Sister Ramona Schmidtknecht

TSister Ramona Ann Schmidtknechthe oldest of eight children, Ramona grew up on a farm in the small, rural town of Waumandee, Wisconsin.  Ramona was taught by our sisters in grade school and by fifth grade, she wanted to be a sister.

Sister recalled the tragedy when, while she was in eighth grade, their large family farmhouse caught on fire. She and three of her siblings were at school; the month-old baby and three other siblings were at home with her mom. Her dad came out of the barn and saw the smoke. Everyone escaped unharmed, but it was a hard time because the family was separated for a short while until they found a house to rent and later rebuilt their home.

After eighth grade, Ramona was ready to enter the convent. Her mother hoped she would go to the Franciscan Sisters in La Crosse because it was only 50 miles from their home, but Ramona wanted to enter the School Sisters of St. Francis. So that summer she and Sister Sophronia, her eighth-grade teacher, boarded the train for Milwaukee. After two years as an aspirant, Ramona became a postulant. She recalls the joy she felt when she was able to carry the Infant of Prague statue through the convent halls in procession with all the community as they prayed for vocations.

Sister Ramona’s mission life can be divided into two parts: before Mississippi and Mississippi. Her first four years were in Nebraska, followed by one year in Chicago at St. Benedict High School.

Then came Holly Springs, Mississippi. “Where in the world is Holly Springs, Mississippi?” she wondered. Sister Lois at St. Benedict said to her, “Don’t worry, you will learn to love it.” Little did Sister Ramona know that she would live most of her life there and yes, she would love it.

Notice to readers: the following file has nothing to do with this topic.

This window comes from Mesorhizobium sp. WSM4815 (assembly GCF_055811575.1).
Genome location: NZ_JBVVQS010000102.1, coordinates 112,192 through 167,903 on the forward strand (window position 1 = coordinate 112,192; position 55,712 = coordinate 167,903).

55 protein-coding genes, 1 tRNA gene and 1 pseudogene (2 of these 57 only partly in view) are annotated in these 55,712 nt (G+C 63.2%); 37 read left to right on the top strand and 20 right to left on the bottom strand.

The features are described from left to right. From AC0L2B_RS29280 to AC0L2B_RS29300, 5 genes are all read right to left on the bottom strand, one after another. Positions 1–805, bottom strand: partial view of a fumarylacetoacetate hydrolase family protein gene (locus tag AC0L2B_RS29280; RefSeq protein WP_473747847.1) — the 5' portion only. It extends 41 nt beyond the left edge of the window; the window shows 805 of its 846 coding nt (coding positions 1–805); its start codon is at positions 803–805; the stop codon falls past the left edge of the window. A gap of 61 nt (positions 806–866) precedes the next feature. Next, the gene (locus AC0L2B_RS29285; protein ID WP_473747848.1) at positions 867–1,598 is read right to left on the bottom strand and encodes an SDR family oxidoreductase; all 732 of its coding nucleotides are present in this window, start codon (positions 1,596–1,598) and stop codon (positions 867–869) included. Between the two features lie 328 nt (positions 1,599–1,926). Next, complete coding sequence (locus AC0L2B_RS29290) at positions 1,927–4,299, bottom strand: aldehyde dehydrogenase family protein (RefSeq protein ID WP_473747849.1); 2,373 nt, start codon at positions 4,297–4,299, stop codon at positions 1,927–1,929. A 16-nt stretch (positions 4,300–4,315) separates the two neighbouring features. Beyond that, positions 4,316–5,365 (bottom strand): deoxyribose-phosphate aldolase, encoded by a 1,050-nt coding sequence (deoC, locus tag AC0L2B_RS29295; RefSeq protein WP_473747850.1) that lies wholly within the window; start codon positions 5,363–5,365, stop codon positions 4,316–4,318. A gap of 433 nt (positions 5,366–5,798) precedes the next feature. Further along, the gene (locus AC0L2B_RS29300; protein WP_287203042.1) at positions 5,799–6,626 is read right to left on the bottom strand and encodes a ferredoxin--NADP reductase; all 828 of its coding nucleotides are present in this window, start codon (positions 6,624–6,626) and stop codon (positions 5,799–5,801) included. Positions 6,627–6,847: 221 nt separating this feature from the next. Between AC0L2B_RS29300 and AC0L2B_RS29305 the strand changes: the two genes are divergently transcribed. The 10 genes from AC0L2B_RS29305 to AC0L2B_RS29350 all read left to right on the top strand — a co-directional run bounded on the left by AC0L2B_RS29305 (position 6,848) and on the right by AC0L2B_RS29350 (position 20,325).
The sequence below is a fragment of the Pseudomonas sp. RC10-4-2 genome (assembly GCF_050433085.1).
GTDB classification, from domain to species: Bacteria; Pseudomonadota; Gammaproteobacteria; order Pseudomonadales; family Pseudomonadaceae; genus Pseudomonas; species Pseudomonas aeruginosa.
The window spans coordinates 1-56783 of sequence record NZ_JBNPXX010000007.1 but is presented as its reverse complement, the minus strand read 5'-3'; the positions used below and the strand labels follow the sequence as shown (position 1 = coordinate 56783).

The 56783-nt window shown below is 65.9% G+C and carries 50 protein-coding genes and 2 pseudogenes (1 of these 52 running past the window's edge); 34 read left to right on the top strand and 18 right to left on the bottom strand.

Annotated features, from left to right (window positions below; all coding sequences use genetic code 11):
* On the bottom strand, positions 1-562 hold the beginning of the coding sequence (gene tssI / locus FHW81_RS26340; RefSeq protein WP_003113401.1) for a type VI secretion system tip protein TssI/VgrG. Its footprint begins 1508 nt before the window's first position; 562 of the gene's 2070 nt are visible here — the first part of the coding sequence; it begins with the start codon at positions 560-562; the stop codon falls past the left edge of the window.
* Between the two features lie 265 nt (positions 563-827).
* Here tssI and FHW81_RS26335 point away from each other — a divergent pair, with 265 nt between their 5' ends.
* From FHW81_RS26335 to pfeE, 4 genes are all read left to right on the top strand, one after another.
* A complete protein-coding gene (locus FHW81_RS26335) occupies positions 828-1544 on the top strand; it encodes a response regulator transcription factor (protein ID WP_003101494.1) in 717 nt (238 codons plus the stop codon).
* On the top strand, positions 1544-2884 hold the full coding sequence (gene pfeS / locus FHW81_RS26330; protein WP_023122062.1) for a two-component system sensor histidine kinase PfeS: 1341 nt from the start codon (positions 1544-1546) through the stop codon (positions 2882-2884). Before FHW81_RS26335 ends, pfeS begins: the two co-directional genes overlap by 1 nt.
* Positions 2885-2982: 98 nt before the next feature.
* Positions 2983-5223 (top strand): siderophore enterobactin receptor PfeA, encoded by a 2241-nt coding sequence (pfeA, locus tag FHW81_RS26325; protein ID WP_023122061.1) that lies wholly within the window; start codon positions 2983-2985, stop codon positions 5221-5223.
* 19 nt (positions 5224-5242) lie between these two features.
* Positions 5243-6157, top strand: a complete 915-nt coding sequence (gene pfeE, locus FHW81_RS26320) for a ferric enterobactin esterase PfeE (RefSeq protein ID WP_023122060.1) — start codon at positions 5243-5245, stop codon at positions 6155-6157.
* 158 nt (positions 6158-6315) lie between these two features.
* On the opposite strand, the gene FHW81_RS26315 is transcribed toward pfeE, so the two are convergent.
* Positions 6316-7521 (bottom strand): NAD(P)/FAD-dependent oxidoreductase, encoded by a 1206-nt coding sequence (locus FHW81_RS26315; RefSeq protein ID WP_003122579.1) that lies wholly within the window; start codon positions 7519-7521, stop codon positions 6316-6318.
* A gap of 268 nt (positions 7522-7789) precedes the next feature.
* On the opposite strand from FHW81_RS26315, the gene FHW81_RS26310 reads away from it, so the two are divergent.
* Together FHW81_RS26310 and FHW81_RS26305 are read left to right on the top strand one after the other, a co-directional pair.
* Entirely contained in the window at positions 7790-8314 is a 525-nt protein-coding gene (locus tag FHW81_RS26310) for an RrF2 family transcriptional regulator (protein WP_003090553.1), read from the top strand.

Her ministry in Mississippi was hands-on ministry, responding to the needs of the people. Sister Ramona’s varied tasks included teaching high school; making peanut butter sandwiches for the students who didn’t have breakfast; catechizing on weekends; setting up food pantries, clothes closets, and a childcare center; and even making corsages for the prom!

Ministry in Holly Springs meant being part of the lives of the people. Sister Ramona recalled that when Barbara Redford (now an associate) received permission from her father to marry her fiancé James, her father could not afford to pay for her wedding dress or cake for the reception. Sister Ramona found a wedding dress amidst boxes of clothes sent from Milwaukee, made the alterations so the dress would fit Barbara, made her veil, and baked the wedding cake!

Sister Ramona’s dream of a childcare center materialized, but not the way she had hoped. Her hoped that high school students would learn child care skills while assisting the young children in the proposed center, but the high school closed before the center became a reality. The center was created nonetheless and grew from serving 24 three- to five-year-olds to accommodating more than 100 youngsters in just a few years.

Participating in the lives of the people meant being there in hard times, too. Sister Ramona remembers the death of a baby.  She and Sister Donatilda built a coffin for the baby and lined it with material. The father carried the coffin to the church and then to the cemetery. The young servers covered up the grave.

Being in community also has meant many wonderful experiences. She recalls her opportunity to visit Sister Helen Pisors in Bogata, Colombia, while on sabbatical for three months. She and Sister Helen visited the other sisters in Peru, then Sister Ramona went on to see the missions in Honduras, Costa Rica, and Guatemala. It was an enriching experience.

Sister Ramona’s life in Mississippi continues as she reaches out to answer the needs of the people she so loves. You can find her serving meals at the Garden Café, decorating the church, taking Communion to the homeless, visiting at the nursing home, helping out at school (especially with school Masses), and gathering, guiding, and supporting our associates in Holly Springs.

You have been a blessing to the people of Holly Springs, and to us. May you always know God’s love. Happy Anniversary, Sister Ramona!